I found this in the save file of my email from 3 years ago, I thought it had some good advice (not that I follow all of it LOL).
1) Keep everything as simple as you can. Jesus wrote with a stick in
the dirt, and He was the greatest teacher that ever lived. He used
no curriculum or flannel graphs or lesson plans. Homeschooling can
be made far more complicated than it should be. A simpler approach
is much more effective.
2) Stick to the 3 R's. They form the foundation of life-long
learning in every field because they are the tools of study. There
will be no need to formalize any other subject if the children are
doing their best in these 3, because people who are well grounded in
reading, writing and math will approach other subjects boldly,
independently and confidently.
3) Let the children teach themselves as much as they are able to.
This teaches them responsibility, intellectual independence, and
builds confidence. It's also better for the parent/child
relationship because you can focus on parenting instead of playing
4) Use the most direct method available. For reading, read. For
writing, write, for math, do it, and for Bible, read it. Don't fall
for catchy curriculums or methods that are really just something
else for you and your child to learn.
5) Don't worry about your child's age or grade. Just let him do the
best he can each day. Children grow intellectually like they do
physically: in spurts. Although we may have an audience of skeptical
relatives, homeschooling is not a circus, and we refuse to train our
children to do tricks for people.
6) Minimize distractions in the home. Watch for excessiveness in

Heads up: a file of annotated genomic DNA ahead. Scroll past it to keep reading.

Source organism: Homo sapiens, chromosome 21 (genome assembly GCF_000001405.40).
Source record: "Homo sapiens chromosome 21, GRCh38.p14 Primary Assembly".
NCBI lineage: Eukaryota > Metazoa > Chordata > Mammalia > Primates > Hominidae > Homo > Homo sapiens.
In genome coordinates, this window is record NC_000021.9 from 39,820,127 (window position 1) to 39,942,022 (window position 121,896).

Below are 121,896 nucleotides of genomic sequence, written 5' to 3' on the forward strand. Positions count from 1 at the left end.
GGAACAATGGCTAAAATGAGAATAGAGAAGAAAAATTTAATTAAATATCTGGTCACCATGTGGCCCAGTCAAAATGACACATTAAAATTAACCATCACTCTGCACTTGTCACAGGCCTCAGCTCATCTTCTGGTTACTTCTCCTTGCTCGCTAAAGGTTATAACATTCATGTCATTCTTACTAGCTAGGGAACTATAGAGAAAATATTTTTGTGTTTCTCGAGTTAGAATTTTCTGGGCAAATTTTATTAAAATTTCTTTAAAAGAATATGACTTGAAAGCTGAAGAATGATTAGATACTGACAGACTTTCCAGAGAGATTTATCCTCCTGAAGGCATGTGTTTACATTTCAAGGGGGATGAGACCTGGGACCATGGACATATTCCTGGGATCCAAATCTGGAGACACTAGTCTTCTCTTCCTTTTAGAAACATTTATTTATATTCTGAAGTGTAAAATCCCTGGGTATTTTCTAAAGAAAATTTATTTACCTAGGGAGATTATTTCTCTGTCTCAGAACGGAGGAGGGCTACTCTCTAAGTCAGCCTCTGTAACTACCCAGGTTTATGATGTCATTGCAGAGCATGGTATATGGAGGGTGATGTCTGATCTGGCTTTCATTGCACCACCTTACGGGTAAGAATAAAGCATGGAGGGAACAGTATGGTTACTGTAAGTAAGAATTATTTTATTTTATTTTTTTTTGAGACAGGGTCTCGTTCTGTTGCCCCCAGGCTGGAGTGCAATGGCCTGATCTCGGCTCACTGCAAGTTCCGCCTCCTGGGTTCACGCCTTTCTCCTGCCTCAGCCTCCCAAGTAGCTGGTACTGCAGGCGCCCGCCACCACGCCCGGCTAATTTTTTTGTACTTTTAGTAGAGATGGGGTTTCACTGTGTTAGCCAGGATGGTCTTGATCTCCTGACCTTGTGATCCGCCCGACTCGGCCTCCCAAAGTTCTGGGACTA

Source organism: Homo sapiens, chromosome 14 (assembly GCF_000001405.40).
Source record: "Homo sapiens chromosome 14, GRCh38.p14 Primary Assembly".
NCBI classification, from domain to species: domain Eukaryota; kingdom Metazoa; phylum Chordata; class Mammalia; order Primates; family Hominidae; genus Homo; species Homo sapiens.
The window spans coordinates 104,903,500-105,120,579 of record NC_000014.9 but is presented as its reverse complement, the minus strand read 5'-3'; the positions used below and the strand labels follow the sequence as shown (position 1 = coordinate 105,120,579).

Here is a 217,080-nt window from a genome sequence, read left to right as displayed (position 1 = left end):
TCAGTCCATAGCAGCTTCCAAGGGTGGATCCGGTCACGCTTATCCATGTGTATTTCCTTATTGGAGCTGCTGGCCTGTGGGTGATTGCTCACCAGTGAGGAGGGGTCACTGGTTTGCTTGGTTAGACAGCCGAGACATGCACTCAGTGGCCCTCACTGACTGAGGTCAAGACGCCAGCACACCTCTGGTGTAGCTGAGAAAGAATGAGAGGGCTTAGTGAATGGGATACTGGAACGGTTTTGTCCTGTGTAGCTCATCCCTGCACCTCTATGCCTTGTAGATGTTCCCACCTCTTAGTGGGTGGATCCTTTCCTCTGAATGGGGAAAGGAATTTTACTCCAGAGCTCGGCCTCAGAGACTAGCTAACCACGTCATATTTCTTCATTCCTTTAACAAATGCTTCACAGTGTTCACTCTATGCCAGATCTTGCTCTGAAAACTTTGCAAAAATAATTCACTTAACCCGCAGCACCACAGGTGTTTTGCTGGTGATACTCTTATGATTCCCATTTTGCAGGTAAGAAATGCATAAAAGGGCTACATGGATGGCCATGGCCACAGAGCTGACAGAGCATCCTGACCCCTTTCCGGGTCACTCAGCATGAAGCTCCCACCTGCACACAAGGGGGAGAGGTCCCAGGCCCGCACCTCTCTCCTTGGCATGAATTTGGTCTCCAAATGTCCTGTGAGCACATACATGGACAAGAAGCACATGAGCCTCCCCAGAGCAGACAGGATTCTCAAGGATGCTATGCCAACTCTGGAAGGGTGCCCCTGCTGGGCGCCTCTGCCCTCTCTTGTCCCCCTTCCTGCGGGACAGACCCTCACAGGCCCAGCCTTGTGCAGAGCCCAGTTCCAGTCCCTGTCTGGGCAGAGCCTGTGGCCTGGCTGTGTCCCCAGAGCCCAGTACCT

entertainments, snacking, outings, phone conversations, internet and
computer time, and the like. These sorts of things can easily get
out of hand and compete with the effectiveness of a homeschool and
sap the family of time and energy.
7) Seek quality over quantity. A few tapes of great music, a small
case of carefully chosen books, a few special play mates, and an
occasional outing is better than a large, but poor quality
8) If you must document your school activities, do it after the
fact. This way you will not make promises you cannot keep. If you
are required to make lesson plans, be as vague as permissible. Don't
let transcripts, diplomas, records and tests determine your academic
plans. Focus on learning and the rest will follow.
9) Put the needs of your youngest, most vulnerable children first.
If an older child gets a little behind in school, I'm sure you can
forgive yourself, and catching up and regaining ground is not
impossible, and simply is a part of life, and that in itself will be
a valuable skill taught to them! But if something happened to the
toddler while you were busy homeschooling, or if you'd missed
precious nurturing moments for those who need attention the most at
the moment, it's harder, if not impossible to regain those things!
10) Love the Lord your God with all your heart, mind and soul and
don't neglect to seek him early...giving him the first fruits of
your day and teach your children to do the same. I know that you are
tired and that there aren't enough hours in your day, but we serve a
God who can make the sun stand still.